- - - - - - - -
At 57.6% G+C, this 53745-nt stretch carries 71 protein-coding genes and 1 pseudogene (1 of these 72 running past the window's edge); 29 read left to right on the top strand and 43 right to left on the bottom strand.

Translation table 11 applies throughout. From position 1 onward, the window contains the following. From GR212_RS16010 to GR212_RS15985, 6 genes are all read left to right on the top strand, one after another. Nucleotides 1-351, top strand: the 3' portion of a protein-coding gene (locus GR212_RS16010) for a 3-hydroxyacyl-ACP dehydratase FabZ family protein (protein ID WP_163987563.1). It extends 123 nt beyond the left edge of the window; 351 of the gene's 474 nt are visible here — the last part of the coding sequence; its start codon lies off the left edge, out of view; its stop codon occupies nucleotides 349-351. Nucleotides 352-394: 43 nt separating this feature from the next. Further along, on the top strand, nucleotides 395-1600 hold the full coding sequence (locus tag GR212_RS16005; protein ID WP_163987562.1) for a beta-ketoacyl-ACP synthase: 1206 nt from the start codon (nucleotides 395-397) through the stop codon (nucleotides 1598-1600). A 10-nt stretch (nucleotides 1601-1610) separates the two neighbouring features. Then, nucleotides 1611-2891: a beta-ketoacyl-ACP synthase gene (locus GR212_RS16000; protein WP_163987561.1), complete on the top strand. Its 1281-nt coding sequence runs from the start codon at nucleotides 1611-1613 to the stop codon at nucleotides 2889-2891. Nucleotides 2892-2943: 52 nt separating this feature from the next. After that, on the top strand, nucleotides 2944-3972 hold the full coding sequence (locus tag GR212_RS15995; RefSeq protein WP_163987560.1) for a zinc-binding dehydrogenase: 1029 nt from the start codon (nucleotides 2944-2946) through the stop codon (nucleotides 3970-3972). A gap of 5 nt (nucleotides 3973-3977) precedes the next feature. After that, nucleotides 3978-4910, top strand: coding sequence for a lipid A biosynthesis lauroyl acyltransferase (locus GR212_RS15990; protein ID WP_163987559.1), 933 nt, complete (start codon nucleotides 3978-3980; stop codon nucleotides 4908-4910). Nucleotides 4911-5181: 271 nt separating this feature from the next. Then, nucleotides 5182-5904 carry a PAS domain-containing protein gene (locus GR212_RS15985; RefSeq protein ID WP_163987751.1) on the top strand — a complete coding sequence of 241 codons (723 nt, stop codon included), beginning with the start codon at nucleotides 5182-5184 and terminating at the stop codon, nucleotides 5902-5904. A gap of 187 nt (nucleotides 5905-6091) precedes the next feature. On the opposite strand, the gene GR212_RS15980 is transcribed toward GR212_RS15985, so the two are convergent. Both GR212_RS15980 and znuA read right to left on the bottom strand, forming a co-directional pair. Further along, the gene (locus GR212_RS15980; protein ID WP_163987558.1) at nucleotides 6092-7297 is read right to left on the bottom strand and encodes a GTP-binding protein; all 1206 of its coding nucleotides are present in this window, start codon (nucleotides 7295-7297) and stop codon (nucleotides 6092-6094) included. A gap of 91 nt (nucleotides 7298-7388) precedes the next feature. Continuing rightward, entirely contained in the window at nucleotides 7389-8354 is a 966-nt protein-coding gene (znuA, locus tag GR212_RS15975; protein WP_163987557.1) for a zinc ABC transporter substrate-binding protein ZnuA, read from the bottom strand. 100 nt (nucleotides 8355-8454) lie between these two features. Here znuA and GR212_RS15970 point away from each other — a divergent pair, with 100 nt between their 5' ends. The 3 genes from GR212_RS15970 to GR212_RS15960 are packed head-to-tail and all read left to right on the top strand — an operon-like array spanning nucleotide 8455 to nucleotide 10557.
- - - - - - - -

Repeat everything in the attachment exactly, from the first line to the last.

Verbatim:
At 57.6% G+C, this 53745-nt stretch carries 71 protein-coding genes and 1 pseudogene (1 of these 72 running past the window's edge); 29 read left to right on the top strand and 43 right to left on the bottom strand.

Translation table 11 applies throughout. From position 1 onward, the window contains the following. From GR212_RS16010 to GR212_RS15985, 6 genes are all read left to right on the top strand, one after another. Nucleotides 1-351, top strand: the 3' portion of a protein-coding gene (locus GR212_RS16010) for a 3-hydroxyacyl-ACP dehydratase FabZ family protein (protein ID WP_163987563.1). It extends 123 nt beyond the left edge of the window; 351 of the gene's 474 nt are visible here — the last part of the coding sequence; its start codon lies off the left edge, out of view; its stop codon occupies nucleotides 349-351. Nucleotides 352-394: 43 nt separating this feature from the next. Further along, on the top strand, nucleotides 395-1600 hold the full coding sequence (locus tag GR212_RS16005; protein ID WP_163987562.1) for a beta-ketoacyl-ACP synthase: 1206 nt from the start codon (nucleotides 395-397) through the stop codon (nucleotides 1598-1600). A 10-nt stretch (nucleotides 1601-1610) separates the two neighbouring features. Then, nucleotides 1611-2891: a beta-ketoacyl-ACP synthase gene (locus GR212_RS16000; protein WP_163987561.1), complete on the top strand. Its 1281-nt coding sequence runs from the start codon at nucleotides 1611-1613 to the stop codon at nucleotides 2889-2891. Nucleotides 2892-2943: 52 nt separating this feature from the next. After that, on the top strand, nucleotides 2944-3972 hold the full coding sequence (locus tag GR212_RS15995; RefSeq protein WP_163987560.1) for a zinc-binding dehydrogenase: 1029 nt from the start codon (nucleotides 2944-2946) through the stop codon (nucleotides 3970-3972). A gap of 5 nt (nucleotides 3973-3977) precedes the next feature. After that, nucleotides 3978-4910, top strand: coding sequence for a lipid A biosynthesis lauroyl acyltransferase (locus GR212_RS15990; protein ID WP_163987559.1), 933 nt, complete (start codon nucleotides 3978-3980; stop codon nucleotides 4908-4910). Nucleotides 4911-5181: 271 nt separating this feature from the next. Then, nucleotides 5182-5904 carry a PAS domain-containing protein gene (locus GR212_RS15985; RefSeq protein ID WP_163987751.1) on the top strand — a complete coding sequence of 241 codons (723 nt, stop codon included), beginning with the start codon at nucleotides 5182-5184 and terminating at the stop codon, nucleotides 5902-5904. A gap of 187 nt (nucleotides 5905-6091) precedes the next feature. On the opposite strand, the gene GR212_RS15980 is transcribed toward GR212_RS15985, so the two are convergent. Both GR212_RS15980 and znuA read right to left on the bottom strand, forming a co-directional pair. Further along, the gene (locus GR212_RS15980; protein ID WP_163987558.1) at nucleotides 6092-7297 is read right to left on the bottom strand and encodes a GTP-binding protein; all 1206 of its coding nucleotides are present in this window, start codon (nucleotides 7295-7297) and stop codon (nucleotides 6092-6094) included. A gap of 91 nt (nucleotides 7298-7388) precedes the next feature. Continuing rightward, entirely contained in the window at nucleotides 7389-8354 is a 966-nt protein-coding gene (znuA, locus tag GR212_RS15975; protein WP_163987557.1) for a zinc ABC transporter substrate-binding protein ZnuA, read from the bottom strand. 100 nt (nucleotides 8355-8454) lie between these two features. Here znuA and GR212_RS15970 point away from each other — a divergent pair, with 100 nt between their 5' ends. The 3 genes from GR212_RS15970 to GR212_RS15960 are packed head-to-tail and all read left to right on the top strand — an operon-like array spanning nucleotide 8455 to nucleotide 10557.